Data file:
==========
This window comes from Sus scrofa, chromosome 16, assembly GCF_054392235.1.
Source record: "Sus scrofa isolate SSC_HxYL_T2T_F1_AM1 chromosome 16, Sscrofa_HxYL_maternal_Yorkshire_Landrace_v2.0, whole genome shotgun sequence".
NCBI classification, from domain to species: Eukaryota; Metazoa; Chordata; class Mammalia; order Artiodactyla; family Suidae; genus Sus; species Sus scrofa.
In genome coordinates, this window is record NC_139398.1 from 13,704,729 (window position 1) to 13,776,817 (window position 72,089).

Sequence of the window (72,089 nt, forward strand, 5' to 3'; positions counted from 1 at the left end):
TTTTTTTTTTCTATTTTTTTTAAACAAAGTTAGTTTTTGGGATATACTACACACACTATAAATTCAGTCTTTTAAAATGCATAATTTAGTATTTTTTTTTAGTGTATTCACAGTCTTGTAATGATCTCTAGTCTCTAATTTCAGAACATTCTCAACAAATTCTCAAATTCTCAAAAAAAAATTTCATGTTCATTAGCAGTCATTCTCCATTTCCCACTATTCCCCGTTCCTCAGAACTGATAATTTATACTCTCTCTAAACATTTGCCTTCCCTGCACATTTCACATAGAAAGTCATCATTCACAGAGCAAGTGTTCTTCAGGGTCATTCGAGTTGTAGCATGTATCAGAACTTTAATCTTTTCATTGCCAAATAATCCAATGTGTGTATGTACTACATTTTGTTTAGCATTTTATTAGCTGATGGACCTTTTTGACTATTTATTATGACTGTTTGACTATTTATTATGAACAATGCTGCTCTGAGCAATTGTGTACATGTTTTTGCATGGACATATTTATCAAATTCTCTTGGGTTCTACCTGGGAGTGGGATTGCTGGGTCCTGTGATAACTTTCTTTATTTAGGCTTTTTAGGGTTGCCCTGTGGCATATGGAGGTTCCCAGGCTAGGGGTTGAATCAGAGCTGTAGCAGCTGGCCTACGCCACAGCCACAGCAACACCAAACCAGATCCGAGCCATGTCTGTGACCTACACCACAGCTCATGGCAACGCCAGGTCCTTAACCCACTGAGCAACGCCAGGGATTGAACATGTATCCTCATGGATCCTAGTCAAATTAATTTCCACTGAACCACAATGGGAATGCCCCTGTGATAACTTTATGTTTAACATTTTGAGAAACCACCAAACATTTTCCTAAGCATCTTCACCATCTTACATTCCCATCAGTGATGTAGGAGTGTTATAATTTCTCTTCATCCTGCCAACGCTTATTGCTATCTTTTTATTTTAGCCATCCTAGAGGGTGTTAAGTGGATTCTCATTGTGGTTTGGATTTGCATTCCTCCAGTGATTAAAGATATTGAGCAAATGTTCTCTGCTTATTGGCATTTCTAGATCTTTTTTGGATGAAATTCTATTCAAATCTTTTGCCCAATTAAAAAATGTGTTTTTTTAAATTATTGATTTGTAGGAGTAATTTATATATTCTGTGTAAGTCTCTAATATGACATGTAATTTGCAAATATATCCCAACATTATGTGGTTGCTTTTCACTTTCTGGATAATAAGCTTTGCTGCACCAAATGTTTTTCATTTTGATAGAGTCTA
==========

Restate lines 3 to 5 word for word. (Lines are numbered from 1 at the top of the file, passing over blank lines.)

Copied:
NCBI classification, from domain to species: Eukaryota; Metazoa; Chordata; class Mammalia; order Artiodactyla; family Suidae; genus Sus; species Sus scrofa.
In genome coordinates, this window is record NC_139398.1 from 13,704,729 (window position 1) to 13,776,817 (window position 72,089).

Sequence of the window (72,089 nt, forward strand, 5' to 3'; positions counted from 1 at the left end):